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Colloquium 4 (18th September, 10AM): John Beavers (University of Texas, Austin)

Event Structures and The Semantic Typology of Verbal Roots Across Languages

The fourth colloquium held at the Department of Linguistics, SNU in Fall 2020 is “Event Structures and The Semantic Typology of Verbal Roots Across Languages” by John Beavers.

The speaker currently works at University of Texas at Austin, USA. He acquired his PhD in Linguistics from Stanford University in 2006.


The central question in the study of verbal meaning are what the basic component's of a verb's meaning are and how they compose together into more complex meanings in ways that make predictions about possible and impossible verbs. Event structural theories have been arguably the dominant approach to the study of verb meaning over the last 50 years. On such approaches a verb's meaning is assumed to decompose into an event template capturing the verb's broad temporal and causal contours that groups verbs into semantically unified classes, and an idiosyncratic semantic root naming specific actions and states for a given verb within a class. A common assumption is that there is a division of labor in the grammatical properties of templates vs. roots: event templates largely determine the verb's grammatical properties (e.g. its argument structure and derivational morphology) while the root mainly just figures into its idiosyncratic form. Many event structural theories also assume a similar bifurcation in the meanings contributed by roots and templates (Arad 2005, Embick 2009): broad eventive lexical entailments are only introduced by templates, never roots. Since event templates are the primary semantic correlates of a verb's grammatical properties, semantic bifurcation makes strong predictions about the correlation of a verb's broad temporal and causal semantics to its syntax and morphology.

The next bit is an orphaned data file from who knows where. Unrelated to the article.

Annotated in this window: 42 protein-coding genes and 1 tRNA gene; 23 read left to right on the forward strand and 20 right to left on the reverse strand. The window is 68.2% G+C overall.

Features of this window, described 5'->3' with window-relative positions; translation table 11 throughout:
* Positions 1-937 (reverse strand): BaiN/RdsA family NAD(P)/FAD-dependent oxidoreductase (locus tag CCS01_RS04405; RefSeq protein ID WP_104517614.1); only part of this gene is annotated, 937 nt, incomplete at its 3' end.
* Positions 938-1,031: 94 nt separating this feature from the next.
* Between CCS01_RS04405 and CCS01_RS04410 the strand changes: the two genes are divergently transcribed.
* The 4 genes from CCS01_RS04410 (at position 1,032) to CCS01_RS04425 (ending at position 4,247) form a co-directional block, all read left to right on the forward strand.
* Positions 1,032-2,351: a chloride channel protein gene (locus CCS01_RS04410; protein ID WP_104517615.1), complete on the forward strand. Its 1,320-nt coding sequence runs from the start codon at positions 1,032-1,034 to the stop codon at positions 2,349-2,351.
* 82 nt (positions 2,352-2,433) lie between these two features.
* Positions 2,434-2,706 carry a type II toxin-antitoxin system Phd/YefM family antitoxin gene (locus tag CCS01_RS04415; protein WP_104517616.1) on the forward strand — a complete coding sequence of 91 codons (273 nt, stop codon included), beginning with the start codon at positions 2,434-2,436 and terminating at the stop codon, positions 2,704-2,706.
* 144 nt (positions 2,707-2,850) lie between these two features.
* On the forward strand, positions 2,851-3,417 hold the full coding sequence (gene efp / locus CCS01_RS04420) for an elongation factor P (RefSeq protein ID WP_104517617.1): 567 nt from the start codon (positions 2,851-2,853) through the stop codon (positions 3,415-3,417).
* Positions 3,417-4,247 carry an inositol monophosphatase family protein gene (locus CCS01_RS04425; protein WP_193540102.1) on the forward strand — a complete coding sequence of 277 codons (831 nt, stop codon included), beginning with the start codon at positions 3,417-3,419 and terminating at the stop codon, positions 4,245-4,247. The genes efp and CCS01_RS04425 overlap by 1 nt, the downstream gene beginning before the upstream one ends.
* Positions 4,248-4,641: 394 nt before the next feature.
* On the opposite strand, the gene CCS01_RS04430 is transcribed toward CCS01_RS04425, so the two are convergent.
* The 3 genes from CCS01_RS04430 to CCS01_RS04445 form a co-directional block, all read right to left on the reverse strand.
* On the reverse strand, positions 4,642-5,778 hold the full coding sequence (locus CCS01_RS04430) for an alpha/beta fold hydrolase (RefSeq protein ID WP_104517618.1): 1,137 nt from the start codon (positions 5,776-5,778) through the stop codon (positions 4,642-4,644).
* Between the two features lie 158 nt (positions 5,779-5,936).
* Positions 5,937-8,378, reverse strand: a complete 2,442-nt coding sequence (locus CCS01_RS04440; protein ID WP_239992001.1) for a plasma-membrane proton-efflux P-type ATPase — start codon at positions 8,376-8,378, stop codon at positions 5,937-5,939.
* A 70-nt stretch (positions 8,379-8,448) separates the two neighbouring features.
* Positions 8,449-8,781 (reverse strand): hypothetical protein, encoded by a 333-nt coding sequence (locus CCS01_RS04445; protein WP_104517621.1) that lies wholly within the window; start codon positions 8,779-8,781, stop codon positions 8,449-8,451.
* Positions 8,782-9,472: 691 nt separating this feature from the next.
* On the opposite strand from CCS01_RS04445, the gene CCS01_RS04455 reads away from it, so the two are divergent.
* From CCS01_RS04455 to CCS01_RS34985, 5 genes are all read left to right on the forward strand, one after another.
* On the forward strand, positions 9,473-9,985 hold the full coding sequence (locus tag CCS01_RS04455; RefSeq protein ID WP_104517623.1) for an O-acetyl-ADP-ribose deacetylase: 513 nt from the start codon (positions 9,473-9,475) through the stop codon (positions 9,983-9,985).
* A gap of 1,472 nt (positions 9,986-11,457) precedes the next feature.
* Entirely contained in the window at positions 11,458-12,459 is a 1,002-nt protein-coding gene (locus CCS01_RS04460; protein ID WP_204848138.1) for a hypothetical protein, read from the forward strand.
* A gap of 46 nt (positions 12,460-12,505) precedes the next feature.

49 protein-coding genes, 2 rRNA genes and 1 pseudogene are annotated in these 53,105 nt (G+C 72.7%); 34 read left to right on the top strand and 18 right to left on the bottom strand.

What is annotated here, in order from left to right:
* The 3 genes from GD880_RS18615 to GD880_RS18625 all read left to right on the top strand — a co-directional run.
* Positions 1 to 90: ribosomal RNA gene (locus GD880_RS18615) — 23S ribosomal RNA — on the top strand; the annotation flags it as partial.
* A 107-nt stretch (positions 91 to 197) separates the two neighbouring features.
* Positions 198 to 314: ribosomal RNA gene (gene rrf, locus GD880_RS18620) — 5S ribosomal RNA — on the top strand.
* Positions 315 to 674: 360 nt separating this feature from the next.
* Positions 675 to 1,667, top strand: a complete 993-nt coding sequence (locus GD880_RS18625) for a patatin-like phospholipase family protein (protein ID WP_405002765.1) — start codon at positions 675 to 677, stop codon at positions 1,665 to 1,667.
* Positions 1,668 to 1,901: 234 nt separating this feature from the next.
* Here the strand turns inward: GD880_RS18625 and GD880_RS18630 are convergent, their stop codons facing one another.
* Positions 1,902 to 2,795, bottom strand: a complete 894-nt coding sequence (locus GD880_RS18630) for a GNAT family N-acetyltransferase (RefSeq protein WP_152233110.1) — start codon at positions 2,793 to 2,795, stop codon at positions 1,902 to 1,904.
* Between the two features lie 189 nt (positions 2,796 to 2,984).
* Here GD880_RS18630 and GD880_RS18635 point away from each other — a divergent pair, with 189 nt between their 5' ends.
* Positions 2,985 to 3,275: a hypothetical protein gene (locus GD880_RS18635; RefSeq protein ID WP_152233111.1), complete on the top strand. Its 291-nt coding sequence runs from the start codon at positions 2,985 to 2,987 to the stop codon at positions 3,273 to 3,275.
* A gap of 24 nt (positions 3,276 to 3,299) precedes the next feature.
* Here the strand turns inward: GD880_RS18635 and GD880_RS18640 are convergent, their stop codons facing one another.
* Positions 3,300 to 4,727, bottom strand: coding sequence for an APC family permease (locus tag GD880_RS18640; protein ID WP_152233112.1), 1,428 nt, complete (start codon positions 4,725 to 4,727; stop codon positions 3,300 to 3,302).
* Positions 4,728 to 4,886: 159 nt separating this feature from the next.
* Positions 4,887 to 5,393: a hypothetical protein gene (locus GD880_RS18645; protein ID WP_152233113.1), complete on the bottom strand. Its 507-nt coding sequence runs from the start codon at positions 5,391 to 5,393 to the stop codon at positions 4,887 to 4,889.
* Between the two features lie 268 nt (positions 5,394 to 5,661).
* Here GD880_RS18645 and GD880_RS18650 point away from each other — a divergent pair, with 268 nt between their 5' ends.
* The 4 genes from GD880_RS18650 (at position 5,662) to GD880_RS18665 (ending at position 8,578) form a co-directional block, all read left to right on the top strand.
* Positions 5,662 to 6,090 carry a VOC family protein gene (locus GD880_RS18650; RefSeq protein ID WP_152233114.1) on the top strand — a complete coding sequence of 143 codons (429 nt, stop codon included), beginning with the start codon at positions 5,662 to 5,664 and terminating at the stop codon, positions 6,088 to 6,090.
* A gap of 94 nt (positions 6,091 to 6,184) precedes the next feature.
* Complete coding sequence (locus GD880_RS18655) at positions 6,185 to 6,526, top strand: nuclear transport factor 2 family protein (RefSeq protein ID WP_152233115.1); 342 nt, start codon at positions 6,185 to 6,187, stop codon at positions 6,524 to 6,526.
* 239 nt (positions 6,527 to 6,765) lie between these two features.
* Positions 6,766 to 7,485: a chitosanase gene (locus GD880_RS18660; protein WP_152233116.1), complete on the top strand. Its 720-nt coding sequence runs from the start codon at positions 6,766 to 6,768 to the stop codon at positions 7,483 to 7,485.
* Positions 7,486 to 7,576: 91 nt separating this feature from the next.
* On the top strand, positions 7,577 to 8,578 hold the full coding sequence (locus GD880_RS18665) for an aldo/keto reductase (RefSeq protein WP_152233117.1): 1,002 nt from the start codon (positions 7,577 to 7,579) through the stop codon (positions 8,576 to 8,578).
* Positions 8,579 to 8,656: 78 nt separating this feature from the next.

In this talk I argue against semantic bifurcation in verbal meanings, focusing on the presence or absence of entailments of change — an uncontroversially templatic entailment — in two classes of roots: those that in English underlie Levin's (1993) deadjectival change-of-state verbs ("red" roots) and the latter her non-deadjectival change-of-state verbs ("crack" roots). A broad-scale typological study of the morphological properties of roots with these meanings reveals that "red" roots tend to have unmarked stative forms and marked verbal forms, while "crack" roots have the opposite patterns. Semantic studies of several languages confirm that the states described by "crack"-type roots are not dissociable from an inference of change-of-state while the states described by "red" type roots are. I thus suggest that "crack"-type roots entail change independent of the template, contra bifurcation, and that this figures into the morphological properties of the adjectival and verbal forms of these roots. This blunts the strong syntax/semantics correlations predicted by bifurcation, though I show that event structural approaches still make predictions about possible and impossible verbs even giving up on this assumption. I conclude by outlining a broader typology of the event structural meanings that may be found in verbal roots, and discuss the functional motivations that explain why an otherwise reasonable principle of lexical organization like bifurcation may see exceptions of the sort discussed here.


Link to the handout

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